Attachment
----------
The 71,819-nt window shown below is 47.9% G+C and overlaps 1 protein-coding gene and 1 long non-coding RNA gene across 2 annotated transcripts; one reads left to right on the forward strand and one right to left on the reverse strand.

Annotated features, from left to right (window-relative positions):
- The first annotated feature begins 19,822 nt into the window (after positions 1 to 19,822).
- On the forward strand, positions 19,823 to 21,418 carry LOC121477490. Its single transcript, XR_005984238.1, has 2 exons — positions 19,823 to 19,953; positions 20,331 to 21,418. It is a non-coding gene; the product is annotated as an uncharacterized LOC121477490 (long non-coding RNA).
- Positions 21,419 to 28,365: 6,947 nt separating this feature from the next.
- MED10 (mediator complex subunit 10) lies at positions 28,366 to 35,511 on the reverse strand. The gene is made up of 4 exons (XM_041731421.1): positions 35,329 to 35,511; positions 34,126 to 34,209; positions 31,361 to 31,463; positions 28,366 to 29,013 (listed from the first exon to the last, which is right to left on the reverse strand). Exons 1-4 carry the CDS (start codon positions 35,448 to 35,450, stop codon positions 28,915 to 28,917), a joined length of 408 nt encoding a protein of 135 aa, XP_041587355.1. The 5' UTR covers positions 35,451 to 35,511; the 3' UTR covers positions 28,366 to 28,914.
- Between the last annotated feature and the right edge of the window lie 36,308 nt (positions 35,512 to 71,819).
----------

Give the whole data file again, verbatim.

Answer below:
The 71,819-nt window shown below is 47.9% G+C and overlaps 1 protein-coding gene and 1 long non-coding RNA gene across 2 annotated transcripts; one reads left to right on the forward strand and one right to left on the reverse strand.

Annotated features, from left to right (window-relative positions):
- The first annotated feature begins 19,822 nt into the window (after positions 1 to 19,822).
- On the forward strand, positions 19,823 to 21,418 carry LOC121477490. Its single transcript, XR_005984238.1, has 2 exons — positions 19,823 to 19,953; positions 20,331 to 21,418. It is a non-coding gene; the product is annotated as an uncharacterized LOC121477490 (long non-coding RNA).
- Positions 21,419 to 28,365: 6,947 nt separating this feature from the next.
- MED10 (mediator complex subunit 10) lies at positions 28,366 to 35,511 on the reverse strand. The gene is made up of 4 exons (XM_041731421.1): positions 35,329 to 35,511; positions 34,126 to 34,209; positions 31,361 to 31,463; positions 28,366 to 29,013 (listed from the first exon to the last, which is right to left on the reverse strand). Exons 1-4 carry the CDS (start codon positions 35,448 to 35,450, stop codon positions 28,915 to 28,917), a joined length of 408 nt encoding a protein of 135 aa, XP_041587355.1. The 5' UTR covers positions 35,451 to 35,511; the 3' UTR covers positions 28,366 to 28,914.
- Between the last annotated feature and the right edge of the window lie 36,308 nt (positions 35,512 to 71,819).